It’s Hedge Trimming Time and the Hospitals Know It

By | 16 Mar 2015

blog 005As I’m writing, our mutant tree (the Osage Orange) is being cut back (pruning is too small a term).  The French term for it is ‘élagage’.

The chainsaw and professional wood chipper can be heard for kilometres around and has even attracted an old boy neighbour to come and watch the proceedings from the outside the gates.

Three of them are working on it, which is not too many.  One man shins up the tree and cuts the branches which are either lowered or dropped down to his colleagues who cut them into smaller pieces and push them through the chipper, which unloads the detritus into the back of their truck.  They had to collect one large branch that had fallen into the neighbour’s garden.  The truck is pretty full of chips and it creates a fair amount of dust.

These workers are all fully health-and-safety kitted out.

Unlike H, who had just started pruning a fig tree, a few steps up the ladder, reaching up higher, and toppled over.  Like most people would do, he put his hand out to break the fall but ended up breaking his wrist.

Off we went to hospital where we were very lucky in that he was looked after very efficiently and the break could be plated the same day.

The nurses were almost answering the questions as to how it happened before H did.   Apparently ’tis the season.  Early spring,  bit of good weather and everyone is out pruning with many falling and putting their limbs out as they hit the ground, which they tell us is the worst thing to do.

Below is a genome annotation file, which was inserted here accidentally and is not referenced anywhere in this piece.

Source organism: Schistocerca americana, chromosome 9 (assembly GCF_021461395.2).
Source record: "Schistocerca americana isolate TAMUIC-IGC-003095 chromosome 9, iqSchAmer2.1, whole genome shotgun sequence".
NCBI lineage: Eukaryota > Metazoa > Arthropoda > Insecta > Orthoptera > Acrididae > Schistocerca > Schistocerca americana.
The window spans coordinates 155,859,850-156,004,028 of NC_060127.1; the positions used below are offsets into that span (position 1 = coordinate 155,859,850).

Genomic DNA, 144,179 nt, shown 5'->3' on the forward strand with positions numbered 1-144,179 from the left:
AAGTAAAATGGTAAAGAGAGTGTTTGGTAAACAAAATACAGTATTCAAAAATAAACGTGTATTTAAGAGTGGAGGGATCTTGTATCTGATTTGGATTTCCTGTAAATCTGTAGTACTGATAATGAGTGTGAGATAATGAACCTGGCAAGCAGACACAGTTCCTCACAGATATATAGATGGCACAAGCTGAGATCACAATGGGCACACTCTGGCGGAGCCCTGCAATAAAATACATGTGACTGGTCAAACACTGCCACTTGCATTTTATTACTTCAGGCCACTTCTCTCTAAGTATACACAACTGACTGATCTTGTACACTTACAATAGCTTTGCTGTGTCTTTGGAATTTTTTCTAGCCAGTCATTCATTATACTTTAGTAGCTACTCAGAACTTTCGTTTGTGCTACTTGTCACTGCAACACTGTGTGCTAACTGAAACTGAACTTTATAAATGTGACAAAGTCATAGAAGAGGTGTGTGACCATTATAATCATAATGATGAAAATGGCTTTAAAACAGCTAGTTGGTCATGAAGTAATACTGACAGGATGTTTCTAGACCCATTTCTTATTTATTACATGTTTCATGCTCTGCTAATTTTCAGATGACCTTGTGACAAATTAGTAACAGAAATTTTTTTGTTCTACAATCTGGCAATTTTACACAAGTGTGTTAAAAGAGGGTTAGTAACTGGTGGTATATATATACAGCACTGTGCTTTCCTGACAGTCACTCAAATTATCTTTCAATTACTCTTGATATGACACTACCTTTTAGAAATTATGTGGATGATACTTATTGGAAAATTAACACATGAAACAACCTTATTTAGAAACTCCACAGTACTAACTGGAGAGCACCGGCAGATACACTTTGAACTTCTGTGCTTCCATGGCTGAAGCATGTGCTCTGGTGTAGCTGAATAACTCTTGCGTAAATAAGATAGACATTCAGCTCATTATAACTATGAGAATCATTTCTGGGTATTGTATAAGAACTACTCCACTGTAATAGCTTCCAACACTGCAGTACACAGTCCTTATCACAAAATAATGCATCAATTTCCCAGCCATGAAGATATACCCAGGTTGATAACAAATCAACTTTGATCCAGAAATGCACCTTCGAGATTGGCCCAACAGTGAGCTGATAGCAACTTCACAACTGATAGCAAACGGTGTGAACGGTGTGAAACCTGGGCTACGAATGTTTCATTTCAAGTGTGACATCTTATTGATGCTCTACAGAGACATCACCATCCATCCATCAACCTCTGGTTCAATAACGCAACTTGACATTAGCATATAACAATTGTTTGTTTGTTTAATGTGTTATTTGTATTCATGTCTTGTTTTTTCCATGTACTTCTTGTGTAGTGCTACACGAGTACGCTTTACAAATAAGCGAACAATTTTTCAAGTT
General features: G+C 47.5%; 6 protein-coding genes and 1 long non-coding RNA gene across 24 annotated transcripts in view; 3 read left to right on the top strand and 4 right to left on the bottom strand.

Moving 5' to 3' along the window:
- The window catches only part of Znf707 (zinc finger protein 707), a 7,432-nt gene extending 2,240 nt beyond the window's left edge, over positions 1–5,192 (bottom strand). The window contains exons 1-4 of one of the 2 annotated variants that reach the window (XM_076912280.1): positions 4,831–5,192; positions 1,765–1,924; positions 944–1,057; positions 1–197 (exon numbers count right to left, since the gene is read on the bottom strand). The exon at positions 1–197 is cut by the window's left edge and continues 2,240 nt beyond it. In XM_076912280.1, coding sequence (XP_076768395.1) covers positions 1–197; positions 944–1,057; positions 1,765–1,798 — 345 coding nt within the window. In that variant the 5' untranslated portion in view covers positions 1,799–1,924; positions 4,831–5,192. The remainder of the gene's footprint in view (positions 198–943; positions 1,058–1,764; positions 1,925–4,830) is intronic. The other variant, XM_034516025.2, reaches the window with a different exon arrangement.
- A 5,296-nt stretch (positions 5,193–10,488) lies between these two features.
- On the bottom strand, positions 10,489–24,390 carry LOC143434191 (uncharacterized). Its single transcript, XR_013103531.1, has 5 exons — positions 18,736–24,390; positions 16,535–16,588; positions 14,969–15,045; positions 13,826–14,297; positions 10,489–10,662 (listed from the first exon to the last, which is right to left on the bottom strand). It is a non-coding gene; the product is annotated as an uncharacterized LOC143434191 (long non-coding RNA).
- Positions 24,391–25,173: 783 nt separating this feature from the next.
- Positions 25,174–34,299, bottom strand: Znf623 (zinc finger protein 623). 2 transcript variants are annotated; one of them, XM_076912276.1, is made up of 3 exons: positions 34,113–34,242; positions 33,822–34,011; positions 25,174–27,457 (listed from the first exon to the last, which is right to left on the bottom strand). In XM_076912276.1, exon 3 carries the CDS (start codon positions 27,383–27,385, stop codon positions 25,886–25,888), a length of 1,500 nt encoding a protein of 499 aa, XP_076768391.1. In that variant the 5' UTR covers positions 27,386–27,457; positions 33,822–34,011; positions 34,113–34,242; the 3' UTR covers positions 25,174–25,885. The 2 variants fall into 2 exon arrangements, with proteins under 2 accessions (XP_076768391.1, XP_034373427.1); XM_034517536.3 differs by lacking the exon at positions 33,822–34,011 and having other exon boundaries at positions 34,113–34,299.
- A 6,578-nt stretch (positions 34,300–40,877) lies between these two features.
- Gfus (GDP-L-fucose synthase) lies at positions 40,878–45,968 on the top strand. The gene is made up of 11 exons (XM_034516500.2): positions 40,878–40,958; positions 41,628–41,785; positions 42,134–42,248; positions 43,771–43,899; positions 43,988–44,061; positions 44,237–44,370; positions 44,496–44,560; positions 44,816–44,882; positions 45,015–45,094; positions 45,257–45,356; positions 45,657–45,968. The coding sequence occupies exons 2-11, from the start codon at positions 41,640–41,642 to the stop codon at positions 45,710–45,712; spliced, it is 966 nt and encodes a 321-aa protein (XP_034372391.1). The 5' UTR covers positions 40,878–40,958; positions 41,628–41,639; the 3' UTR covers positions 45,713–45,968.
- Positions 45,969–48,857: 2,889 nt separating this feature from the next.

It’s not an age thing.  It’s an amateur but adventurous gardener thing.

I have since been looking up ‘how to fall’ on the internet, but you really need to practise to be sure that you’re doing it right and probably better to have someone oversee that you are doing it right.

I then looked up ‘falling lessons’ and similar search terms, which all come up with some interesting links about love, schools and financial woes, so I added the term ‘teacher’ to ‘how to fall’ and that came up with many American links for a variety of non-falling-from-a-ladder lessons in autumn.

I guess all I can do is practise forward rolls on the grass.  Even once H is mended, I think it’s going to be quite a struggle to get him to join me though.

What about you?  Any tips on falling without breaking bones or similar bodily damage?


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